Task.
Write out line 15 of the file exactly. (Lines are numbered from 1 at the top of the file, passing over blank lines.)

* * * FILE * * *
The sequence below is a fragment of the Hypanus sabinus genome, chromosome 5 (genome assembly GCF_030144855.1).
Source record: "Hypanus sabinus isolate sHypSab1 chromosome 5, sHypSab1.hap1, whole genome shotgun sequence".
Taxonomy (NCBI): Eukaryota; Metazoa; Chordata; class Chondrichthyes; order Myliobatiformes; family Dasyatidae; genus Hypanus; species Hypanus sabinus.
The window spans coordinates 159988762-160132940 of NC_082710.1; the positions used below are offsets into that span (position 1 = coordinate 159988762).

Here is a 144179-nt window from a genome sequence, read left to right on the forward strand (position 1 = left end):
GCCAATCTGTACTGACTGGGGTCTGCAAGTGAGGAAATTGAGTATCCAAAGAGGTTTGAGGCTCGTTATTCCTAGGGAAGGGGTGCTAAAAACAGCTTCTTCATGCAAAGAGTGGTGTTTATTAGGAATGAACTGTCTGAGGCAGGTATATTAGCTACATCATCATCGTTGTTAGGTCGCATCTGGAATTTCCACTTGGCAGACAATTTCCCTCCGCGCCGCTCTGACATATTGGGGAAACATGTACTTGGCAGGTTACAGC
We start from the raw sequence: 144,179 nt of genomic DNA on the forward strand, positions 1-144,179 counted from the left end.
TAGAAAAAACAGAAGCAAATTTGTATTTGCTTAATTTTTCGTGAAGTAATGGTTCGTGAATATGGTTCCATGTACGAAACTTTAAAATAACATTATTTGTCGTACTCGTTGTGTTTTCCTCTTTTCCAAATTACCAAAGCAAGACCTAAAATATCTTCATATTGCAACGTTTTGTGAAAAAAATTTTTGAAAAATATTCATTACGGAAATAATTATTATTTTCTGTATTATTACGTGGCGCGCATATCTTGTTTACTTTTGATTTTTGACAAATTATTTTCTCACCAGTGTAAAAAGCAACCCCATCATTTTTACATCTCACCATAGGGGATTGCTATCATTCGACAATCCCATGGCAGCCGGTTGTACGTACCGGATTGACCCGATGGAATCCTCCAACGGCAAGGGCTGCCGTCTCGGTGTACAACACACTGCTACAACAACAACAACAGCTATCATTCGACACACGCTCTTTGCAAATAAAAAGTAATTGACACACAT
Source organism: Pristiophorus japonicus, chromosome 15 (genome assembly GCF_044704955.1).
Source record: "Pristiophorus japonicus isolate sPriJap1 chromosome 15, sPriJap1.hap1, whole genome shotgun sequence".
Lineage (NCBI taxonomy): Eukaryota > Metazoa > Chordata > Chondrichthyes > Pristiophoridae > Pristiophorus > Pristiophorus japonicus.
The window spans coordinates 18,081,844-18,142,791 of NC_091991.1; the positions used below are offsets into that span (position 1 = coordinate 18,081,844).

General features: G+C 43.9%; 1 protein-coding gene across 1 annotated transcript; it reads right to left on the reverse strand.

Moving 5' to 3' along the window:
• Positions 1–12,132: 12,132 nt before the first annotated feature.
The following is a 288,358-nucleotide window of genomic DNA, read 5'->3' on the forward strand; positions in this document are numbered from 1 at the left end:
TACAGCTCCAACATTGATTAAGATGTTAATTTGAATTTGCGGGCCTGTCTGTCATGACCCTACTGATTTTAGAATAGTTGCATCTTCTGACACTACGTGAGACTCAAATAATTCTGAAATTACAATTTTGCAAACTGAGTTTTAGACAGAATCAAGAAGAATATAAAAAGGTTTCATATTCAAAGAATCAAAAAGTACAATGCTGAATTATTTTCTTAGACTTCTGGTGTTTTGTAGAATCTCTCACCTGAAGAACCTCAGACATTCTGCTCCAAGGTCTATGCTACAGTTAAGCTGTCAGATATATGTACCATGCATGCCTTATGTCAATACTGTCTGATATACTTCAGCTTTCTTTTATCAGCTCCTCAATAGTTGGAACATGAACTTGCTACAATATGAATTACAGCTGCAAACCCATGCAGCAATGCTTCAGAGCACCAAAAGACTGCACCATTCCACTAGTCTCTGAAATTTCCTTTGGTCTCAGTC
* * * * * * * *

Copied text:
• Positions 1–12,132: 12,132 nt before the first annotated feature.